By Ryan Woo
BEIJING (Reuters) -President Xi Jinping said on Monday stable ties between China and Australia served each other’s interests and both should expand their cooperation, sending a clear signal that Beijing was ready to move on from recent tensions.
China and Australia should promote the development of their strategic partnership as they build up mutual understanding and trust, Xi told Australian Prime Minister Anthony Albanese, the first Australian leader to visit Beijing since 2016, at the Great Hall of the People in the heart of the Chinese capital.
A strong relationship “will be beneficial into the future,” Albanese told Xi in their second face-to-face talks in a year, a meeting that lasted more than an hour.
For decades, China and Australia built a relationship on trade, with Beijing becoming Canberra’s biggest commercial partner with purchases of Australian food and natural resources.
But ties soured after Australia in 2017 accused China of meddling in its politics. The following year, Australia banned equipment from Chinese tech giant Huawei Technologies Co for its 5G network out of national security fears.
An Australian call in 2020 for an international inquiry into the origin of the COVID pandemic, which emerged in the Chinese city of Wuhan in late 2019, infuriated Beijing, which responded with blocks on various Australian imports.
As relations deteriorated, China warned its students against studying in Australia, citing racist incidents, threatening a multi-billion-dollar education market.
Earlier on Monday, Albanese stopped by Beijing’s iconic Temple of Heaven and posed for a photograph at the circular Echo Wall where Australia’s then prime minister, Gough Whitlam, stood in 1973, a year after the two countries established ties.
“In China we often say that when drinking water, we should not forget those who dug the well,” Xi said. “The Chinese people will not forget Prime Minister Whitlam for digging the well for us.”
Albanese took steps to stabilise relations after he became prime minister in May last year and met Xi on the sidelines of a G20 summit in Indonesia in November.
China soon began lowering trade barriers, allowing imports of coal in January and ending tariffs on barley in August. Last month, Beijing agreed to review dumping tariffs of 218% on Australian wine.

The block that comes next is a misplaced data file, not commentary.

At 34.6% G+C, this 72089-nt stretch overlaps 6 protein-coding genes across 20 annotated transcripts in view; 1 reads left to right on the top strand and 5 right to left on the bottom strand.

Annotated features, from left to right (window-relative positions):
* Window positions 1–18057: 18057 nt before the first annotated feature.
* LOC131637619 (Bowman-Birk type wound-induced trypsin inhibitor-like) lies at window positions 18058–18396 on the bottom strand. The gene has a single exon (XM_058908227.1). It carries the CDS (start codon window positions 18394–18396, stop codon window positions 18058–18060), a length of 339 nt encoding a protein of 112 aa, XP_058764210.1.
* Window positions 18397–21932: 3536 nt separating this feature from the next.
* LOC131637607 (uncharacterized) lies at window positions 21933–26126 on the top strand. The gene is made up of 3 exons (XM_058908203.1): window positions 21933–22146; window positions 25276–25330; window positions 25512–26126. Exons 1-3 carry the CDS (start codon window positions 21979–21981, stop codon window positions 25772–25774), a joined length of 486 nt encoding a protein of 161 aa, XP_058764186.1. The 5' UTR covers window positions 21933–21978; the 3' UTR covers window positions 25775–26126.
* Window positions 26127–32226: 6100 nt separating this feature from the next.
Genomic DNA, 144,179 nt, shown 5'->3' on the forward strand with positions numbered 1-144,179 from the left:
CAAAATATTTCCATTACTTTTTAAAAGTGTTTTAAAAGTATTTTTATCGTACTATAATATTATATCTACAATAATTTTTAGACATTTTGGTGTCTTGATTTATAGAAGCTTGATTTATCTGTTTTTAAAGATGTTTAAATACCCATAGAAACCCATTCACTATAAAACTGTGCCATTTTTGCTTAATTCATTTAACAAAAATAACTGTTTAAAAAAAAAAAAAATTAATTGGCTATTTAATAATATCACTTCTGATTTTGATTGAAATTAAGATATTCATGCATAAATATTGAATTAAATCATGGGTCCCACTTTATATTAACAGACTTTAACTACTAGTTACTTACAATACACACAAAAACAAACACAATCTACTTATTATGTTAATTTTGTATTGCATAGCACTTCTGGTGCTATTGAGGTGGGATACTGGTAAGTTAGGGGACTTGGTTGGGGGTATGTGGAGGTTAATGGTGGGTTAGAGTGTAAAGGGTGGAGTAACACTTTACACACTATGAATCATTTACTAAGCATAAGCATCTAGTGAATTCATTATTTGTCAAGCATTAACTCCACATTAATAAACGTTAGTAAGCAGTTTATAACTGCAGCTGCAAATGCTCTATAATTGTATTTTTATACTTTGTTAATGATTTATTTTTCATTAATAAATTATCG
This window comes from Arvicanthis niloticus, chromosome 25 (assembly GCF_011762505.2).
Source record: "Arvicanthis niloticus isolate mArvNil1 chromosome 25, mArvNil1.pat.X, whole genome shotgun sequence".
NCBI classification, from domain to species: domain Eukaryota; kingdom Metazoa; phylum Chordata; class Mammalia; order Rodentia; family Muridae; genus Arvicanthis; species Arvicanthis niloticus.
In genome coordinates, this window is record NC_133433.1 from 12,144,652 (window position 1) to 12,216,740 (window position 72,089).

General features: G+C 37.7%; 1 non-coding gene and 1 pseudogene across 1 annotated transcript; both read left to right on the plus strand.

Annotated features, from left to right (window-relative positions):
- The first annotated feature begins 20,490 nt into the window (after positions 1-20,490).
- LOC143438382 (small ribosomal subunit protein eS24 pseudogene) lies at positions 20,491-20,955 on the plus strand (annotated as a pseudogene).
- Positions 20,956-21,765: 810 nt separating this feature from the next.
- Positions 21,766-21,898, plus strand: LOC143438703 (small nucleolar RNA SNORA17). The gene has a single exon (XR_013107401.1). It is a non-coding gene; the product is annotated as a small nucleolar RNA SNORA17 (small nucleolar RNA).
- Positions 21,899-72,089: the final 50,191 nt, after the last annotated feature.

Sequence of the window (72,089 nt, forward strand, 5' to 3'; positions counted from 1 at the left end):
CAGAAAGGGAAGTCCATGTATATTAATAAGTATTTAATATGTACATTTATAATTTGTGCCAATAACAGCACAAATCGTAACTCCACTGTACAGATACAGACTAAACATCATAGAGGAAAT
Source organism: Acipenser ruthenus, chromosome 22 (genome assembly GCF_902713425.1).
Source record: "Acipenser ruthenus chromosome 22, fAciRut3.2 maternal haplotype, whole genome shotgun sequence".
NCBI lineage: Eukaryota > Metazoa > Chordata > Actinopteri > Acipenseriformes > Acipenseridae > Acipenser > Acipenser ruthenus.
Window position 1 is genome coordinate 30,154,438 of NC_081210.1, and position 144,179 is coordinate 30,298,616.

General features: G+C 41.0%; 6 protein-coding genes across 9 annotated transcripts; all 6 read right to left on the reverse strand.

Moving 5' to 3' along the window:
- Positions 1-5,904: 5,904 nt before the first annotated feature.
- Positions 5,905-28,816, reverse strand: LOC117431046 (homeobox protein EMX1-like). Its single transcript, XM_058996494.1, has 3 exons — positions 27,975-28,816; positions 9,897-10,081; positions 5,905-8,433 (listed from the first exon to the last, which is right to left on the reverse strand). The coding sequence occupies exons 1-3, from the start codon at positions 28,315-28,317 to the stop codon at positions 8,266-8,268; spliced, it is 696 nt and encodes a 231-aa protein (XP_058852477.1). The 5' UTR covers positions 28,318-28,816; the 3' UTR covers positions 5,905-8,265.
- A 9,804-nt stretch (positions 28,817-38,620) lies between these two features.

“I noted very much unimpeded trade was in the interest of both countries, was good for Chinese consumers as well as Australian exporters,” Albanese told reporters after the meeting. “He certainly agreed that Australian wine is good.”
China’s January-September imports from Australia increased 8.1% from a year earlier to $116.9 billion, Chinese customs data show. In 2022, imports plunged 12.7% to $142.1 billion.
The meeting was “very positive”, Albanese said, adding that he had invited Xi to visit Australia.
“Both of us certainly agreed that we shouldn’t be defined by our differences, recognise that they are there, but also recognise the mutual benefit that we have.”
Obstacles remain in their relationship.
Australian backing of a U.N. ruling rejecting China’s territorial claims in the South China Sea has angered Beijing, which has told Canberra the issue is not its concern.
Australia says the South China Sea is an important passageway for its trade with Japan and South Korea.
Beijing’s projection of power among Pacific island nations also alarmed Australia, while Canberra’s security alliance with the United States and Britain in the Indo-Pacific – known as AUKUS – stoked Chinese worries about containment.
“AUKUS didn’t come up explicitly. We discussed, though, regional stability,” Albanese said, without giving specifics. “I spoke about guardrails and military-to-military cooperation between the United States and China. That’s important.”
Albanese also raised the case of Australian writer Yang Hengjun, who has been jailed in Beijing for four years on espionage charges.
(Reporting by Ryan Woo; additional reporting by Kirsty Needham in Sydney; editing by Robert Birsel and Mark Heinrich)